Taylor Thom has wanted to play for the Texas Longhorns ever since she went to her first softball camp at the university. Her father said that Taylor “looked like a munchkin after mom bought a UT outfit for her to wear.”
“She came home from camp and said, ‘Dad, I'm going to play for Texas one day',” Thomas Thom recalled of his daughter who was only 5 and wearing burnt orange when she said it.
Taylor, a junior shortstop at Vista Ridge, has committed to play for Texas. She'll play her first-ever meaningful game at the university on Friday as Vista Ridge takes on Pearland at 5 p.m. in the Class 5A State Semifinal.
Thom is the ultimate five-tool player. She can hit for power and hit for average. She led the area in stolen bases, so she has speed. Her fielding is as smooth as a Golden Glove shortstop in the big leagues. But the most freakish part of her game is her arm.
“I've never seen any softball player with an arm as strong as hers,” Vista Ridge coach Robin Brady said. “When fast runners in high school softball hit the ball to short they can usually beat the throw to first. That rarely happens with Taylor.”
Just how hard can she throw?
“I haven't liked playing catch with her for the last two or three years,” her father said.
“She never lifted weights until she had to do it in high school,” said Sheri Thom, Taylor's mom. “She's always been the hardest thrower on her team. It's just a natural gift.”
Taylor uses her entire body to throw rather than just her arm. She uses her speed to track down grounders into the gap or looping line drives. Then she uses her arm to gun down runners.
Taylor has usually been one of the fastest kids on her softball teams while growing up. Like many folks in her family, the growth spurt came later in life. Taylor was 5-foot tall as a freshman, then sprouted to her current 5-4 by the time she was a sophomore. So one can imagine how she looked when she was a soon-to-be eighth grader playing on an 18-and-under team.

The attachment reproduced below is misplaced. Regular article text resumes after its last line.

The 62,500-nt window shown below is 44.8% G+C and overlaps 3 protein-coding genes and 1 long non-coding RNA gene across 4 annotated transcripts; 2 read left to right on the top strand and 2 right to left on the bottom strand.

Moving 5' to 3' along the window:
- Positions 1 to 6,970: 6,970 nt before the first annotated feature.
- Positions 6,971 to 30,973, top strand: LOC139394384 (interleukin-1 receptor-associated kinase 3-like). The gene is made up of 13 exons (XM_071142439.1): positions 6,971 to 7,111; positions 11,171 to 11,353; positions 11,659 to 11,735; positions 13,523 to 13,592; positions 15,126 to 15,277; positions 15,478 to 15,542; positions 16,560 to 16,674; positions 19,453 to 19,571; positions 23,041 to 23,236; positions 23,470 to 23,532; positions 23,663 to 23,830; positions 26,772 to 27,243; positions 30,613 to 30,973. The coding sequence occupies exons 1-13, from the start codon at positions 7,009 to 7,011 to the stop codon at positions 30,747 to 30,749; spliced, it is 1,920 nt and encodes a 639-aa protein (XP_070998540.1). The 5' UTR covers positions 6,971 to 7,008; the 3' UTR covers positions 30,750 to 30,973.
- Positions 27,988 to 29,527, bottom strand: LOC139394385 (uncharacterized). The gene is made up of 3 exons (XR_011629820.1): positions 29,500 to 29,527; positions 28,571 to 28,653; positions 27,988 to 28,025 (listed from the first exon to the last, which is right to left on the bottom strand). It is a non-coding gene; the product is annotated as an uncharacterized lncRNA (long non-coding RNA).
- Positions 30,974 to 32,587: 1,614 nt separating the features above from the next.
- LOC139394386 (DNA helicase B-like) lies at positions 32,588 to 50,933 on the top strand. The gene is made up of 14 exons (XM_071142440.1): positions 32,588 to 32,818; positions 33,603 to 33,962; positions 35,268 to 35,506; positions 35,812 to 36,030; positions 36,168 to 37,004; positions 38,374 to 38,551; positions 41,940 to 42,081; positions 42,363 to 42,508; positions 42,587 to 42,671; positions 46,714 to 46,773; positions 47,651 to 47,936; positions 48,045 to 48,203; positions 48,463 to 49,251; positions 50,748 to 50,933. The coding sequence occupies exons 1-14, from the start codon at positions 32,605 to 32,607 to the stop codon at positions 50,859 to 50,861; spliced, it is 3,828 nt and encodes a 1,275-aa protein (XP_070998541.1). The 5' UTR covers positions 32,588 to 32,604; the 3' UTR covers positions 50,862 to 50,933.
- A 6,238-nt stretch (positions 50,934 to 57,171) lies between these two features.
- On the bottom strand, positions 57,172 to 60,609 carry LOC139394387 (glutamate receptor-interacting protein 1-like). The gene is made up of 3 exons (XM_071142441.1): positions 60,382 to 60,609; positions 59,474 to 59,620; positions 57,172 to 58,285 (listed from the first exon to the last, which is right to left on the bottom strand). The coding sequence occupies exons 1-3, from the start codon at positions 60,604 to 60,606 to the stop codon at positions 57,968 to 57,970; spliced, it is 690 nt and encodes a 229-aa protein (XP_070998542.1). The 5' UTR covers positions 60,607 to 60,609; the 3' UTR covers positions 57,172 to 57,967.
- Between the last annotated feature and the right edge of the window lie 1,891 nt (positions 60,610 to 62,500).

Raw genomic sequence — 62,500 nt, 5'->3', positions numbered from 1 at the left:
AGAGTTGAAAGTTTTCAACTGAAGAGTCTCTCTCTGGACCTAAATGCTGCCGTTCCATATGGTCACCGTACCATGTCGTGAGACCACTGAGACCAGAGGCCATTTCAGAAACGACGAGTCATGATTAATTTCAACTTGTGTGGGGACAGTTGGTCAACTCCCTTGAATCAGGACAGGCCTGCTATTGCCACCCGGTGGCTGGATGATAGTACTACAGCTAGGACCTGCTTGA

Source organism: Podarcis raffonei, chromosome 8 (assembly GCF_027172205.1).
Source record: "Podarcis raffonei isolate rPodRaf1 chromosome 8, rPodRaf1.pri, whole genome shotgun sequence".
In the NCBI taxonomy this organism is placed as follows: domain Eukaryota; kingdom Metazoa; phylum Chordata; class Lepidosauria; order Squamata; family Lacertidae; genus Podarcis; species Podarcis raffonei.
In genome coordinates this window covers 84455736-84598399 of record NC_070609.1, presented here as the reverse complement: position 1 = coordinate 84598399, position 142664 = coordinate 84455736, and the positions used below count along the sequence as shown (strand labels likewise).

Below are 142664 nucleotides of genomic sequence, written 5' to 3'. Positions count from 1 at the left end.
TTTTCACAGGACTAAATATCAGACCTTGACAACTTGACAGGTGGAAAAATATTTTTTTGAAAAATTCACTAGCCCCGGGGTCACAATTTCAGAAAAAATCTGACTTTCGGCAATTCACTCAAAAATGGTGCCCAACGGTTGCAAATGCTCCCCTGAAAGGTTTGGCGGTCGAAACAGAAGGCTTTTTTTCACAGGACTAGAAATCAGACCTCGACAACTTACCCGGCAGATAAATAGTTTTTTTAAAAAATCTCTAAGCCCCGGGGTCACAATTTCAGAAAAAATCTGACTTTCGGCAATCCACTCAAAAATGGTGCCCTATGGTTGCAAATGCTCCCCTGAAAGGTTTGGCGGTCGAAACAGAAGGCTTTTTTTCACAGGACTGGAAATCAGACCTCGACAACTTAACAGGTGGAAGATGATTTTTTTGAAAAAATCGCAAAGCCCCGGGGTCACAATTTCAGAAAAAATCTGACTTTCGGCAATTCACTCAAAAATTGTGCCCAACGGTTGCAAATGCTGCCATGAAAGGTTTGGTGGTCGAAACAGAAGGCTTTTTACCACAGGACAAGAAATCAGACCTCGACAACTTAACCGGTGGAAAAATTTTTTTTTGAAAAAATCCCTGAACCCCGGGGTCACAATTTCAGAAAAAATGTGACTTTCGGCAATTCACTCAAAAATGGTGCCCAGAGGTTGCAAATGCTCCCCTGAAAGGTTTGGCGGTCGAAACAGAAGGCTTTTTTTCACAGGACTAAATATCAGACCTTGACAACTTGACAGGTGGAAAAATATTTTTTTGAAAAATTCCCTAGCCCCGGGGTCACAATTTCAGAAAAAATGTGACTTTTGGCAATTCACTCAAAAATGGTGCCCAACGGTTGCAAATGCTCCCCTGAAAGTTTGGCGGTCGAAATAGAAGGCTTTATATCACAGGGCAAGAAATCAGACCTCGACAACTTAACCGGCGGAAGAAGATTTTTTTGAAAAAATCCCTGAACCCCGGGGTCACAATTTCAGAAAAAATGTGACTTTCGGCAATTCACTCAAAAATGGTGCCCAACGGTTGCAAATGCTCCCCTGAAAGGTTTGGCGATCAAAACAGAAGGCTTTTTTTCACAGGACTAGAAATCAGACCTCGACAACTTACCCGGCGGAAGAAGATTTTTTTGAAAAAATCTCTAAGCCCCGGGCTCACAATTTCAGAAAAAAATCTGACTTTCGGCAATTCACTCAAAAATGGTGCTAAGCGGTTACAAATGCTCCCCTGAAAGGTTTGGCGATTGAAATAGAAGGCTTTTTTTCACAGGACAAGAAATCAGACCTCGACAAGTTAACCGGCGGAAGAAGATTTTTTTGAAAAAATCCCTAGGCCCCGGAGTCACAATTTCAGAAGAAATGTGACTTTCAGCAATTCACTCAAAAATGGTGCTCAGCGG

“She was teeny tiny out there with all the older girls,” Thomas said. “But being around the older kids is where she got to see the game played aggressively.”
Taylor played alongside Kelsi Weserman, a Hutto product now at Georgia Tech who won Atlantic Coast Conference Freshman of the Year this season. She's also played on the same summer teams as most of the Vista Ridge roster.
Arm strength and repetition against older and better players are just one of the things that have made her an all-star. She's as competitive as they get, and losing leaves a bad taste in her mouth.
“I hate to lose,” Taylor said.
Her father said “she's hard to live with when she loses.” He even jokingly said, “I've tried to send her home with other people when she loses.”
Taylor is her own harshest critic. For those who attend the game, they might think differently. Thomas can usually be heard from the bleachers yelling instruction or expressing disapproval of a play or two by his daughter.
“We have similar personalities and I've always pushed on her to play hard,” said Thomas. “I encourage my kids to overachieve. I think sports are emotional and kids who play it that way can perform better than their skills when they get excited about it.”
The family has been a softball traveling family ever since Taylor first began playing select ball. So to earn an athletic scholarship at Texas was a win-win on all levels for the Thoms.
“It's been Taylor's dream since she was 5,” Sheri said. “To see your kid make their dream come true is exciting.”
The Thoms hardly saw any UT games before this year, but made it down there every time they could this season.
“We'll sit in the stands there and have to pinch ourselves, wondering if this is real or not,” Thomas said. “I don't think we'll believe it until we see her run out there in that uniform one day.”
Though it may be a different uniform than she'll one day wear on that field, they'll see her run on it this weekend. Vista Ridge and UT fans alike can cheer their future star. For the Lady Rangers still have her one more year.